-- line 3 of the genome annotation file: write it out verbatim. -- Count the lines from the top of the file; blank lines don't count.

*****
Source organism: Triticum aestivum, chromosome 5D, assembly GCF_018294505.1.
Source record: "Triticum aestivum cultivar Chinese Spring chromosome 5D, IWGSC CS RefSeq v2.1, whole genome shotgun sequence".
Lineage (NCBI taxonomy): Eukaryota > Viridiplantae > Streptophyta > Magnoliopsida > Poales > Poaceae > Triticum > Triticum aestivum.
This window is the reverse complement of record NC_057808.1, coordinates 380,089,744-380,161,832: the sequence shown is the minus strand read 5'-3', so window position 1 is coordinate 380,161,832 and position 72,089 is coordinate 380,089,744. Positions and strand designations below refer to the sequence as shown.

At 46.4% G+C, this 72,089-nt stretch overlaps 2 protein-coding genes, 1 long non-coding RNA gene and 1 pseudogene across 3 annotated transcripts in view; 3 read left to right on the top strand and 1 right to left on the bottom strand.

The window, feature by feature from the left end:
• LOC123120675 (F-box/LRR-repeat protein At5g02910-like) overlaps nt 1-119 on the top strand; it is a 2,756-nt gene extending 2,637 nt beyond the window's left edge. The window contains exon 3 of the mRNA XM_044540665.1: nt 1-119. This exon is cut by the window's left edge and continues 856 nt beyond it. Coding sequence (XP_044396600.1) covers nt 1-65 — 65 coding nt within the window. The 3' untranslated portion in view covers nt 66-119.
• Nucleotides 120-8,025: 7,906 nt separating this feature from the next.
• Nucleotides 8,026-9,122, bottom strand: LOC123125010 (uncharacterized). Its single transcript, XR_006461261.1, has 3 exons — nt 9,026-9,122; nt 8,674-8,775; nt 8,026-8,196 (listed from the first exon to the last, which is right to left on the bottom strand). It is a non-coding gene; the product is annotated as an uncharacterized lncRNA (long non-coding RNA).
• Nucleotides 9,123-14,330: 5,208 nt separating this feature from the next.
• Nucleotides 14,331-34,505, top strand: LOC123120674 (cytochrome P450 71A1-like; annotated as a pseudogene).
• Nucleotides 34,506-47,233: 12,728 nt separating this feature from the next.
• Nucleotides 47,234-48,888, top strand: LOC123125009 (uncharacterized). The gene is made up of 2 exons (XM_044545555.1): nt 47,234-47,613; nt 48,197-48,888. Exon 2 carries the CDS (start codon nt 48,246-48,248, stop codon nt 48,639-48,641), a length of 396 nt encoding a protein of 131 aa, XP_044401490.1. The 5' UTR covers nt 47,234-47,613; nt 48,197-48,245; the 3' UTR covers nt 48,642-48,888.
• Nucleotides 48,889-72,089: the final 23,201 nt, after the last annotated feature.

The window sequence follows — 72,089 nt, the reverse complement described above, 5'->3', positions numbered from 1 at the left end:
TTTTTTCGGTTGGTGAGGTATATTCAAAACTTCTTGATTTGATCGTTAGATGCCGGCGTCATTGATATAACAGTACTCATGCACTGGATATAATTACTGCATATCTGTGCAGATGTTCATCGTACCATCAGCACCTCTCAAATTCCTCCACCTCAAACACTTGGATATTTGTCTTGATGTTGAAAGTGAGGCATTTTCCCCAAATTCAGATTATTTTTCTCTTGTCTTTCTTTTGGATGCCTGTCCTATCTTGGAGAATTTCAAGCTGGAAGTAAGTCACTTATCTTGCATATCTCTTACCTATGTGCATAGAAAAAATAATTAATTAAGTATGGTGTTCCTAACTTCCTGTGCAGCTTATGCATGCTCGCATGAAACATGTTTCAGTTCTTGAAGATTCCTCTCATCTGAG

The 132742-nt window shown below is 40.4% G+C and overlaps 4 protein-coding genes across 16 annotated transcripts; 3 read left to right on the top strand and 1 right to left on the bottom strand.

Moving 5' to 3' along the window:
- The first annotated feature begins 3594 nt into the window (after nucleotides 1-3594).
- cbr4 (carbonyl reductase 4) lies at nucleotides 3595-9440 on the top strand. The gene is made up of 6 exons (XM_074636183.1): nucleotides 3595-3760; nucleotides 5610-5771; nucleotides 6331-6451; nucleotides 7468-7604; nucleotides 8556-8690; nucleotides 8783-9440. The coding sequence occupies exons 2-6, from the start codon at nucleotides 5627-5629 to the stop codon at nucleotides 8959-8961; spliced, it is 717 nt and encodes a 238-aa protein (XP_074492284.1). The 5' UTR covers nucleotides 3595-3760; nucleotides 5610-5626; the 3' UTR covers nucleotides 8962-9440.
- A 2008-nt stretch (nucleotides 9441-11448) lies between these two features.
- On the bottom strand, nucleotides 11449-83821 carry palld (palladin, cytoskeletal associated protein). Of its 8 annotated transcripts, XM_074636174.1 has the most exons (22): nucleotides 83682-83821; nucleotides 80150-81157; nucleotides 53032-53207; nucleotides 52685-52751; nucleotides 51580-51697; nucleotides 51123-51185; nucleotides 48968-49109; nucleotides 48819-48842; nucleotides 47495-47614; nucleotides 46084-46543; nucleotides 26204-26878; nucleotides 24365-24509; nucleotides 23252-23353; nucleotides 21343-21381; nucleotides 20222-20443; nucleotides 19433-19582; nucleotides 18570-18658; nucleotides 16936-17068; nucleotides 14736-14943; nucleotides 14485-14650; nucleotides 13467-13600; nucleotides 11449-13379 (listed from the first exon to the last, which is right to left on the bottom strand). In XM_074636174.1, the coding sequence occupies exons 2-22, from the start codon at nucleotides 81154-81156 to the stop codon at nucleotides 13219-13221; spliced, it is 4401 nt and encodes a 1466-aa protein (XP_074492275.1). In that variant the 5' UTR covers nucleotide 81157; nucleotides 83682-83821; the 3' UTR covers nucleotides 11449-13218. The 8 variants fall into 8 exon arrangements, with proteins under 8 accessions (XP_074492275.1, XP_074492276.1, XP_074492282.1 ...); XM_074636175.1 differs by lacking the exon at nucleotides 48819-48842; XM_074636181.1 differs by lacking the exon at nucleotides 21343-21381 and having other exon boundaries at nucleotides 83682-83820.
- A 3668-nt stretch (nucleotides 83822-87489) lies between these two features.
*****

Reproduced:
Lineage (NCBI taxonomy): Eukaryota > Viridiplantae > Streptophyta > Magnoliopsida > Poales > Poaceae > Triticum > Triticum aestivum.